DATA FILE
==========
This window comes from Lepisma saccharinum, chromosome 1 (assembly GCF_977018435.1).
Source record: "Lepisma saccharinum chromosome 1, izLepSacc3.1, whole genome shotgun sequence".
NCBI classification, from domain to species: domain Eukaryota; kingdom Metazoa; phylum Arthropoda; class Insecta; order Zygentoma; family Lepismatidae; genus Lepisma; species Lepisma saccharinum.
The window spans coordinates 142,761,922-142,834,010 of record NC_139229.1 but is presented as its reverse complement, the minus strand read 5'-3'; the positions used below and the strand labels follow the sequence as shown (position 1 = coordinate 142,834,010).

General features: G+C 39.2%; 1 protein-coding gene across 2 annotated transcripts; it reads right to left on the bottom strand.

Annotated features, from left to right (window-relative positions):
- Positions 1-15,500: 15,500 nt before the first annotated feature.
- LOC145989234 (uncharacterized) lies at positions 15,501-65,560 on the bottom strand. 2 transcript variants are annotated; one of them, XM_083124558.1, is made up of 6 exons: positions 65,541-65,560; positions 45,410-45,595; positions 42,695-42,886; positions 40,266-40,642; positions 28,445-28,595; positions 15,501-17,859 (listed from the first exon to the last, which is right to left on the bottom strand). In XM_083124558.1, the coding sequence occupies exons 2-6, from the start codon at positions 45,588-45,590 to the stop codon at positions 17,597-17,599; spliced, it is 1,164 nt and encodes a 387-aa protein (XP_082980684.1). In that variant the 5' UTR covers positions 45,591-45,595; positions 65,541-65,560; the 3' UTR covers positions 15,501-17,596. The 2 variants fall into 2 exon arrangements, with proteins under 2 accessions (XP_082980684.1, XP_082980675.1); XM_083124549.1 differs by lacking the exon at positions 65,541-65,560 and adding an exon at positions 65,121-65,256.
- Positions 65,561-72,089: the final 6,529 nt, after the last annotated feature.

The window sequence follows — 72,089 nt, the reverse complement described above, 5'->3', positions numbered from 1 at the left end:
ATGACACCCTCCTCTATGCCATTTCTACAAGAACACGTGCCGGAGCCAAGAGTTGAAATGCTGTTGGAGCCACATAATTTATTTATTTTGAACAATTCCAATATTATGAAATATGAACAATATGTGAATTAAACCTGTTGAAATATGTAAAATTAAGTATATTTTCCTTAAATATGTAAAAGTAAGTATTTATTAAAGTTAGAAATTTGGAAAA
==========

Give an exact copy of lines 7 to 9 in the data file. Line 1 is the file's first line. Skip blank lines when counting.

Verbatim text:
- Positions 1-15,500: 15,500 nt before the first annotated feature.
- LOC145989234 (uncharacterized) lies at positions 15,501-65,560 on the bottom strand. 2 transcript variants are annotated; one of them, XM_083124558.1, is made up of 6 exons: positions 65,541-65,560; positions 45,410-45,595; positions 42,695-42,886; positions 40,266-40,642; positions 28,445-28,595; positions 15,501-17,859 (listed from the first exon to the last, which is right to left on the bottom strand). In XM_083124558.1, the coding sequence occupies exons 2-6, from the start codon at positions 45,588-45,590 to the stop codon at positions 17,597-17,599; spliced, it is 1,164 nt and encodes a 387-aa protein (XP_082980684.1). In that variant the 5' UTR covers positions 45,591-45,595; positions 65,541-65,560; the 3' UTR covers positions 15,501-17,596. The 2 variants fall into 2 exon arrangements, with proteins under 2 accessions (XP_082980684.1, XP_082980675.1); XM_083124549.1 differs by lacking the exon at positions 65,541-65,560 and adding an exon at positions 65,121-65,256.
- Positions 65,561-72,089: the final 6,529 nt, after the last annotated feature.